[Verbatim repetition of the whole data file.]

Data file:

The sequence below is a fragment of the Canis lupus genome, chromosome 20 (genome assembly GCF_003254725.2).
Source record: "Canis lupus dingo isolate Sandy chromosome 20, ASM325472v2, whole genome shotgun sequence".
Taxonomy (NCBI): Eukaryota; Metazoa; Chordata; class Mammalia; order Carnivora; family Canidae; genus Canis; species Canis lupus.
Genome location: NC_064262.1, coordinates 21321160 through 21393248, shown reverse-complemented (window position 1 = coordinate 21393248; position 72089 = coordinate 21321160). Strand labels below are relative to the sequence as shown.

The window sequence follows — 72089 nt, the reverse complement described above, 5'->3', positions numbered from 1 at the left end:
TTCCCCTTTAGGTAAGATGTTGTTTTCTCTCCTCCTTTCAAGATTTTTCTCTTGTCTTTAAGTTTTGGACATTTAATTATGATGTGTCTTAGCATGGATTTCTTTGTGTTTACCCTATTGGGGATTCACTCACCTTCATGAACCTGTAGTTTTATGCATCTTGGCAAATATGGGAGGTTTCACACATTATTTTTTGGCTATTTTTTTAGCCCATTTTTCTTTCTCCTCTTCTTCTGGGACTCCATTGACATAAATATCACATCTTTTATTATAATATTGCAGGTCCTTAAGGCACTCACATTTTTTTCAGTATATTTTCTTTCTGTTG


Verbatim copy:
The sequence below is a fragment of the Canis lupus genome, chromosome 20 (genome assembly GCF_003254725.2).
Source record: "Canis lupus dingo isolate Sandy chromosome 20, ASM325472v2, whole genome shotgun sequence".
Taxonomy (NCBI): Eukaryota; Metazoa; Chordata; class Mammalia; order Carnivora; family Canidae; genus Canis; species Canis lupus.
Genome location: NC_064262.1, coordinates 21321160 through 21393248, shown reverse-complemented (window position 1 = coordinate 21393248; position 72089 = coordinate 21321160). Strand labels below are relative to the sequence as shown.

The window sequence follows — 72089 nt, the reverse complement described above, 5'->3', positions numbered from 1 at the left end:
TTCCCCTTTAGGTAAGATGTTGTTTTCTCTCCTCCTTTCAAGATTTTTCTCTTGTCTTTAAGTTTTGGACATTTAATTATGATGTGTCTTAGCATGGATTTCTTTGTGTTTACCCTATTGGGGATTCACTCACCTTCATGAACCTGTAGTTTTATGCATCTTGGCAAATATGGGAGGTTTCACACATTATTTTTTGGCTATTTTTTTAGCCCATTTTTCTTTCTCCTCTTCTTCTGGGACTCCATTGACATAAATATCACATCTTTTATTATAATATTGCAGGTCCTTAAGGCACTCACATTTTTTTCAGTATATTTTCTTTCTGTTG